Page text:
I never received a reply from the importers, and have just raised the request via RVO. On recommendation I've downloaded and installed CCDInspector. ON checking various images with the software the collimation is spot on, with other test suggesting the alignment of the optics is as perfect as you can get with a commercially mass produced scope. One comment was that one set of results were as good as his 10" quattro.

So that leaves something else in the mix.... next option will be to pain the back and sides of the mirrors to reduce the chance of internal refractions... but my guess is that, as others have pointed out, its something else within the optical path. One thing for sure, the scope has had this fault since purchase. I located an image of Sirius taken one month after purchase and it too had the spike.

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Extra spikes can only and only be caused by intrusions into the light path. Most certainly collimation has nothing to do with it. I am still of the opinion that the extra spikes are caused by misaligned spider vanes. I suspect the two vanes located along the focuser axis. Double check them again. Do not use a ruler. Get a string and stretch it with your hands and place it along opposite vanes. Are they inline?

Jason

The spider was set up using graph paper to ensure that the arms were not only straight but at 90 degrees to each other.... On installation I used a strip of plastic and measured off and marked the distance from the centre of the spider to the edge of the tube on both sides, repeating the process over and over again until the mark was centred on both sides without the need to change its position. This was then performed on the other set of arms, thus centreing the boss in the middle.

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Did you give the idea I suggested a go.

It might show when the spikes start and stop. Use discs in 1/2" increments, it may show up something or not.

Nothing to lose at this stage. Good luck.

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A good way to check the spiders/secondary would be to mount a de-focused red laser behind it. With the tube far enough from the wall, it would reveal any​ imperfection (bent, ragged edge etc.) at a basically microscopic level.

I feel it must be something to this effect as your testing has been pretty thorough.

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I have a feeling the focusser needs a shim to set its drawtube square with the telescope tube, the second image above suggests this may be an issue. Although the focusser may be square you need to consider the alignment of the drawtube itself.

Have you got a spot on the opposite side of the tube to the focusser so this can be aligned first without the spider in place, this is a key step but is often overlooked.

The steps you could take are:

  1. Measure the circumference of the outside of the tube and measure half this length around the tube from the centre of the foccuser drawtube - mark this on the tube ( this will be directly opposite to the drawtube opening).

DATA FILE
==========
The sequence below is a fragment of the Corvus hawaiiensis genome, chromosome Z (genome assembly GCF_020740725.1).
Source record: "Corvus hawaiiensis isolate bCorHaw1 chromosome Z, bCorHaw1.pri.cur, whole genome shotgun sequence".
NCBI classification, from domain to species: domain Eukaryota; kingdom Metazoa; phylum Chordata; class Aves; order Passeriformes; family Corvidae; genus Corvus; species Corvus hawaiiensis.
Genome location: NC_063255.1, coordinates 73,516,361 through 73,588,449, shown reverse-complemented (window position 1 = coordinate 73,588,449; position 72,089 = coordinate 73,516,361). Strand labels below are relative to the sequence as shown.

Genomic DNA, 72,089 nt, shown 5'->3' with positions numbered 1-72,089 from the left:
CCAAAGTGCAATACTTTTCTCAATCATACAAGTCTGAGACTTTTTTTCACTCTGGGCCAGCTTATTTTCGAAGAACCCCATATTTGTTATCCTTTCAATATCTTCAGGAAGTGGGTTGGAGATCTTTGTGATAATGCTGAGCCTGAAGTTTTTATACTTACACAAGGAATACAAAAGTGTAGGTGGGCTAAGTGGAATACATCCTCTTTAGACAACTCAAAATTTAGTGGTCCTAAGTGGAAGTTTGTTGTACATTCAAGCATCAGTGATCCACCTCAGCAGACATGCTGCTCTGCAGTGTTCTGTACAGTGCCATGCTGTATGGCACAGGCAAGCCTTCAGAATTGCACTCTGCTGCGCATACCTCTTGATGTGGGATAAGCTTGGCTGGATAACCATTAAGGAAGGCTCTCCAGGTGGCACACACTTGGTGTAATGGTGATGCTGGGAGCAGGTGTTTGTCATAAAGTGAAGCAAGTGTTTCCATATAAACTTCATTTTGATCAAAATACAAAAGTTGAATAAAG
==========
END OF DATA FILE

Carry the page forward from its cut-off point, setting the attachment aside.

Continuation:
2. Then measure how far down into the tube the centre of the drawtube is and take the same measurement on the opposite side of the tube.
  3. Where these two points overlap make a mark on the inside of the tube.(stick on a ring binder reinforcing ring).
  4. Then without the secondary fitted use the cheshire to make sure the drawtube is pointing directly at this mark.
  5. Once this is confirmed you can refit the secondary and move on with collimation.

good luck,

Astronymonkey

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Hi, and thanks for the input. Yes, I followed the Astronomy Shed tutorial to find the centre spot of the focuser. Basically I used digital calipers to measure the hole in the tube along the focal length axis, then divided that in half and added it to the measurement of the edge of the hole and edge of the tube. I then used card strip on the inside circumference between the hole and then divided that by 2 to get the intersection. This was then spotted with a gold marker pen (tube is flocked) and a Hotech laser used to position the focuser in that spot.

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Well, I've just got home and checked my e-mail and had some wonderful news. I contacted Ian at RVO requesting prices for a replacement, and detailed at length the issues I've had with links to this thread for further background info (rather than repeating everything). He has been in contact with OVL and has instructed me to return the complete spider and secondary for replacement, with no hint of request for payment... what can I say... Fantastic service not only from Ian, but also backed up by the importers.

This has really picked me up as I received a notification letter yesterday advising me that my position at work is "at risk" of redundancy, so been somewhat down of late. Knowing I might get a scope that should perform better than it has been as a result of RVO /OVL's actions has made me happy again :)

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Sorry I haven't read through all 9 pages so I risk repeating what has been said already. I don't think the problem is the spider. I think it more likely that it is something intruding too much on the light path (e.g. focuser) or an internal reflection. These links might help if they haven't been offered already.

http://spider.ipac.caltech.edu/staff/kaspar/obs_mishaps/images/int_reflection2.html

http://www.cloudynights.com/ubbthreads/showflat.php/Cat/0/Number/3907379/Main/3907022

In itself an extra spike isn't any more of a problem than the 4 you normally get. Nice if you can find a solution but it's not going to spoil the view.

Glad to hear of the good customer service. Good luck with your telescope and with your work situation.